In the last couple of posts I’ve described the reason for taking apart the rear suspension on bowtie6. I had to send the coilovers back to the manufacturer for servicing and sure enough, after a few days they arrived back in as-new condition. This morning, I started cleaning all the hardware and springs followed by a dry-run: installing the coilovers on the rear suspension (without springs) and going through the entire range of motion of the axle using my jack. I just wanted to make sure nothing was binding or out of alignment. All checked out, so time to quit farting around and get down to business…
The Man in the brown truck delivered a box containing bowtie6‘s rear rebuilt coilovers. This stuff is like jewelry – too bad they are not in plain sight!
Needless to say I unpacked them and they are perfect. Sure, there are a few scratches from wear and tear but overall they are mechanically back to as-new condition. The rebuild price was not too bad: $99.00 + shipping.
I can’t wait to get the springs assembled back on them and then mounting them back to the rear axle. I’ll have a new post with pictures this weekend. Stay tuned!
After nearly 25,000 miles on bowtie6 and countless number of rebounds the rear coilovers finally gave up the ghost; time for coilover repair. In order to get them apart, I had to do a partial rear suspension tear down. My cousin Jim designed all the mounts so they could be easily disassembled – “…remember, everything will eventually be replaced or serviced at one point or another”, he says; “…it doesn’t matter how nice it looks or how great it performs, if it is not easy to disassemble and put back together, it isn’t worth a damn!”. Wise man, my cousin Jim.
I’ve been able to rack up about 2,400 miles on bowtie6 so far. And, it has been a blast!! The frame is rock solid, and with the ECM tweaks the engine is so much more responsive. Yet we have been able to see 28mpg in city driving no less. Not too bad considering the tune is now more so towards performance rather than for economy and I’ve been really putting my foot into the electronic throttle pedal.
A few weeks ago, I found a vendor that makes an awesome coilpack cover for the Ecotec. You can see this in the above picture. Four screws with spacers hold the water-jet cut aluminium cover and very nicely hides the valley between the cams. Looks trick. I was thinking about unbolting the intake, cover and valve cover and perhaps having this all crinkle coated in black. Maybe later this year…
Along with the great news, there has been on unpleasant development: a bad wheel bearing on the new rear axle. It seems like we got hold of a crappy “foreign” made wheel bearing and it started making a racket last week. New ones have been sourced and I’ll be taking apart the axles this weekend. All good – the diff fluid needed to be changed after “break in” so this should be a fun Saturday.
I’ll have pictures and a full report once we get the new bearings installed.
Well, I’ve got about 400 miles on bowtie6 with the new frame and the Ecotec. Simply put, this thing rocks. I expected an improvement, but damn! This thing is awesome. And I have only scratched the surface.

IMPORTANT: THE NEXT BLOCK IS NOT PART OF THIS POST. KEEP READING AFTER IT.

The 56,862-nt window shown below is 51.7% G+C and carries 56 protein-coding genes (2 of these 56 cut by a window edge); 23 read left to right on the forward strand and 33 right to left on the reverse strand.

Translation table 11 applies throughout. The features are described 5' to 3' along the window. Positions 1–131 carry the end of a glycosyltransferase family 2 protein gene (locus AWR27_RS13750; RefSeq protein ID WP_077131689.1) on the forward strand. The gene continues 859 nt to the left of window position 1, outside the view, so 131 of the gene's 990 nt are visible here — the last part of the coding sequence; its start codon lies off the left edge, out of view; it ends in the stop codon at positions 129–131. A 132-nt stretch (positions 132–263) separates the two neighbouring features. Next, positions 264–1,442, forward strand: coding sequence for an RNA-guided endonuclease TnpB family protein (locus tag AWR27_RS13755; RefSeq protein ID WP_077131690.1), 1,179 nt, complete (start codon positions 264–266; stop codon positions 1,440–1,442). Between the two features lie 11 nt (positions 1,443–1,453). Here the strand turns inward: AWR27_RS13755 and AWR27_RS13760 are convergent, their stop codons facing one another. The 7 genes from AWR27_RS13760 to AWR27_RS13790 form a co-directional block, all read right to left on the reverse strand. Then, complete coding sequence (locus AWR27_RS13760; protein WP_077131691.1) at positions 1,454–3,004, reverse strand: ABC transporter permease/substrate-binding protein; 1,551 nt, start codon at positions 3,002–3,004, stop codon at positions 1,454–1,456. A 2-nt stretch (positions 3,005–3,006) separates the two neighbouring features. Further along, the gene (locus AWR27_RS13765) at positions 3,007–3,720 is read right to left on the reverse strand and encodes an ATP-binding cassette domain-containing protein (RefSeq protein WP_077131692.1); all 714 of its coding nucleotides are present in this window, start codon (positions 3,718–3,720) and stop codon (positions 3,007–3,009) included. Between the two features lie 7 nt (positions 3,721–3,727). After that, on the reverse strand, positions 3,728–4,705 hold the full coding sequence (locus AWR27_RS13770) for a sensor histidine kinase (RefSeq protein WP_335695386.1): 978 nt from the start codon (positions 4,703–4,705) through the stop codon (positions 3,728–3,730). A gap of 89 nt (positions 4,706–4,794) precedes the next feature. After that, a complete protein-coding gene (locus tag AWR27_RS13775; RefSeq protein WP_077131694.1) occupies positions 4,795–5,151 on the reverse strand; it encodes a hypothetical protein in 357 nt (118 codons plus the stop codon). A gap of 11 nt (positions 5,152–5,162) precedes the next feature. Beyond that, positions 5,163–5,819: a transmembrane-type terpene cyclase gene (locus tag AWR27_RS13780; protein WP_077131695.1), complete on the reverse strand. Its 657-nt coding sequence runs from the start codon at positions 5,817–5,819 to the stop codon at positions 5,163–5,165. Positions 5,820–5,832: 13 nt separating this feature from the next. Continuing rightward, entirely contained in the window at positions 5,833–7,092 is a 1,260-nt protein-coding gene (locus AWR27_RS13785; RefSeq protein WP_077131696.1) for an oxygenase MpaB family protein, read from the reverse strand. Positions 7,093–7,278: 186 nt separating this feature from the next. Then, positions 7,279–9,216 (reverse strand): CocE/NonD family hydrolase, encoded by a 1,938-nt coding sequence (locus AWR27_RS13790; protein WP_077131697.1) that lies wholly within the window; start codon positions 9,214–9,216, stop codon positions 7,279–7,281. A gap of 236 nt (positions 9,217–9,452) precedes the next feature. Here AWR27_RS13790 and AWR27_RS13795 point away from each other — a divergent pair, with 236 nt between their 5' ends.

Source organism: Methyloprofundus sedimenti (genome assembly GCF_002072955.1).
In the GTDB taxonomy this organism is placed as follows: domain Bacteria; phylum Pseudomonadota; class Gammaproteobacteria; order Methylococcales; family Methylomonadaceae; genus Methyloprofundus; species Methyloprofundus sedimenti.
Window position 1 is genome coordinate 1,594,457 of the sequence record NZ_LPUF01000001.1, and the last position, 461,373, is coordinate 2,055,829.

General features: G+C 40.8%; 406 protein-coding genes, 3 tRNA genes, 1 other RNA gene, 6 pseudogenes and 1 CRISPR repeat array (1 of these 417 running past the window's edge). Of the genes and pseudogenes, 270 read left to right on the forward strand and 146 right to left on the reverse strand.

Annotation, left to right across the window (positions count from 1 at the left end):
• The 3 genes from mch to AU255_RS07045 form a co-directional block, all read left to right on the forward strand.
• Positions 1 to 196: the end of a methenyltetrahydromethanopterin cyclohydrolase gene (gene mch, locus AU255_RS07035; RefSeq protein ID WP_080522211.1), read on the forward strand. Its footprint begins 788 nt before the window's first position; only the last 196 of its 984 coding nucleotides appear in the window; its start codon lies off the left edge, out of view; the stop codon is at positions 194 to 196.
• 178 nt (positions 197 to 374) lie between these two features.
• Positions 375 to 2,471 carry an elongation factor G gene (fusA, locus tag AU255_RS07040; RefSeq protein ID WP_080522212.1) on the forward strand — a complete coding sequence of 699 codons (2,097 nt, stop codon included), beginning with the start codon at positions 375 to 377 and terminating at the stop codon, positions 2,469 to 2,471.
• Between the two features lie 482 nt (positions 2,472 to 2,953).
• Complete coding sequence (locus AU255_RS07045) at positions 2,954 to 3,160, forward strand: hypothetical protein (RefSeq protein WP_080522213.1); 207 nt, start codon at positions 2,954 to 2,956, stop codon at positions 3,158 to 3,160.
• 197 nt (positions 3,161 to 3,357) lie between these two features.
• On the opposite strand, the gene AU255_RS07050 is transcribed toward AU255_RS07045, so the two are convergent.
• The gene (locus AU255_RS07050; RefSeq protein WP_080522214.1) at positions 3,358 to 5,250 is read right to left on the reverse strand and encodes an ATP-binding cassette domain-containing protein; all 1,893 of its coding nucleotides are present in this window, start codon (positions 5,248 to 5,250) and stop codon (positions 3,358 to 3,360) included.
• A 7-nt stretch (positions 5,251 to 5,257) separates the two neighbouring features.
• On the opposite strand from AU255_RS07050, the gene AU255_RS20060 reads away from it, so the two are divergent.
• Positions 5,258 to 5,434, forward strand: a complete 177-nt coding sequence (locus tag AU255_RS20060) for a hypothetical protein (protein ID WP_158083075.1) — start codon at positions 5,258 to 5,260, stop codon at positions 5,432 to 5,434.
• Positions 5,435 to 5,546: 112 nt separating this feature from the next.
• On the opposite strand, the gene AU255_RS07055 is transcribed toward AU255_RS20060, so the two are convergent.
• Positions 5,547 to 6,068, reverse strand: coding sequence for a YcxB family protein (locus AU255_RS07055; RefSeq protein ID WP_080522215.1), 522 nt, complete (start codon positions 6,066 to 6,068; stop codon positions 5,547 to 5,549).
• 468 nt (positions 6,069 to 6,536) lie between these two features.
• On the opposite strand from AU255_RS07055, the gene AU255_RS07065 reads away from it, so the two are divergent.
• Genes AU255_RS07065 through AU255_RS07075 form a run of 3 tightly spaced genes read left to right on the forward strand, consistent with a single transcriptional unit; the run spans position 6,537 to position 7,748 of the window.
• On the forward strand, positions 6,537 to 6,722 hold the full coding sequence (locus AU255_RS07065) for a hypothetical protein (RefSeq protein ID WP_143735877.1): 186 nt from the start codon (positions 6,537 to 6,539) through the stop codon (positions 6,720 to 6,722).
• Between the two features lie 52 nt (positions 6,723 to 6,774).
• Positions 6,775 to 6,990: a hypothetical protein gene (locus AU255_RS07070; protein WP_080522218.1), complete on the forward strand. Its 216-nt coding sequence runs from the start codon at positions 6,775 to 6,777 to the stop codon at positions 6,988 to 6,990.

Where to begin? Well, the coilovers are amazing. The front coilovers have made an incredible difference in the steering “feel”. Before, with Richard Good uprated springs and SPAX adjustable shocks the steering was very “heavy”. At parking-lot speeds it took quite some effort to turn the wheel. Perhaps it had something to do with the 205/55-16’s up front or the extra heavy springs but now, this thing turns as if it had power steering. At speed, the steering response is very quick; point and shoot actually. What does this look like? Take a look:
The front suspension towers were designed in such a way to accommodate the TR6 front suspension pieces but also the front coilovers. Some things to note:
- Yes, those are “stock” rotors. They are cheap, and this allows me to use a very aggressive pad compound on my Wilwood calipers. I am not racing this car so there is no need for the extra unsprung weight of “vented” rotors. Contrary to popular opinion, these rotors along with the uprated calipers offer plenty of stopping power. Remember, the master cylinder is from a Vette so this offers more than adequate clamping power.
- Take a look at the sway bar end. It has a blue SuperFlex bushing. All the rest of the front suspension uses SuperFlex bushings – I ordered these from England. They are amazing; a bit pricey but certainly worth the expense.
- The coilovers are adjustable for rebound. That is the little knob on the top, right below the top “A” arm. I’m still trying to dial them in.
This is what the Wilwood caliper looks like:
- The rear coilovers are similar to the fronts; these are also adjustable for rebound.
- The exhaust is a single 2.75 pipe. We have a single resonator just past the bend off the headers and then at the exhaust end, a pair of SuperTrapp mufflers. The basic principle with SuperTrapps is their adjustable baffles. This works by adding or subtracting discs that add or subtract backpressure and noise. The less discs the more backpressure and less noise. With more discs, less backpressure and more noise. I added quite a few discs but this made for a very high shriek anywhere north of 4500 revs. So, I had to tone it down. Right now we’re running eight discs – four on each side.
I’ve already started messing with the ECM a little. HPTuners is an awesome tool to dial in the engine and I am just getting started. With the new redesigned intake, headers and above mentioned exhaust things are flowing very “freely”. I noticed the airflow mappings were way off and this has been the first thing I’ve started to modify with pretty good results.